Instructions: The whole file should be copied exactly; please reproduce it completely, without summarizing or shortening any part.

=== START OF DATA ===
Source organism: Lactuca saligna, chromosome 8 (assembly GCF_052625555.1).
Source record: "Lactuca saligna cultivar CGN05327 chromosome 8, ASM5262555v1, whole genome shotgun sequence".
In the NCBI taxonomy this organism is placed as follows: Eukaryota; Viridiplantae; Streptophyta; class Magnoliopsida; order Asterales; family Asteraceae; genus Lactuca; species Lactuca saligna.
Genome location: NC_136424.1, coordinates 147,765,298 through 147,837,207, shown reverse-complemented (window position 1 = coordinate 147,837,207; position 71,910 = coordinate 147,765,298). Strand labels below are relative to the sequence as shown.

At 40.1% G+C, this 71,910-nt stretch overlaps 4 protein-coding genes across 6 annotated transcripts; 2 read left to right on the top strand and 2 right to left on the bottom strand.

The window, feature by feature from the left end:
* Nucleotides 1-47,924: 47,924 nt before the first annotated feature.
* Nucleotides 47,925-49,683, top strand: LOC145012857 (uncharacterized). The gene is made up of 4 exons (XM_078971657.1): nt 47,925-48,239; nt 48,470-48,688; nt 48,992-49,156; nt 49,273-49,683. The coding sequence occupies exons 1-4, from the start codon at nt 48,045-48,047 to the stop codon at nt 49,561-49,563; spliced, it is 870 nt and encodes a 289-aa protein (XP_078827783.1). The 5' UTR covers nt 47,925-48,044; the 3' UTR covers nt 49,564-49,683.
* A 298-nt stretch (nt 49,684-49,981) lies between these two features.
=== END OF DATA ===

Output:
Source organism: Lactuca saligna, chromosome 8 (assembly GCF_052625555.1).
Source record: "Lactuca saligna cultivar CGN05327 chromosome 8, ASM5262555v1, whole genome shotgun sequence".
In the NCBI taxonomy this organism is placed as follows: Eukaryota; Viridiplantae; Streptophyta; class Magnoliopsida; order Asterales; family Asteraceae; genus Lactuca; species Lactuca saligna.
Genome location: NC_136424.1, coordinates 147,765,298 through 147,837,207, shown reverse-complemented (window position 1 = coordinate 147,837,207; position 71,910 = coordinate 147,765,298). Strand labels below are relative to the sequence as shown.

At 40.1% G+C, this 71,910-nt stretch overlaps 4 protein-coding genes across 6 annotated transcripts; 2 read left to right on the top strand and 2 right to left on the bottom strand.

The window, feature by feature from the left end:
* Nucleotides 1-47,924: 47,924 nt before the first annotated feature.
* Nucleotides 47,925-49,683, top strand: LOC145012857 (uncharacterized). The gene is made up of 4 exons (XM_078971657.1): nt 47,925-48,239; nt 48,470-48,688; nt 48,992-49,156; nt 49,273-49,683. The coding sequence occupies exons 1-4, from the start codon at nt 48,045-48,047 to the stop codon at nt 49,561-49,563; spliced, it is 870 nt and encodes a 289-aa protein (XP_078827783.1). The 5' UTR covers nt 47,925-48,044; the 3' UTR covers nt 49,564-49,683.
* A 298-nt stretch (nt 49,684-49,981) lies between these two features.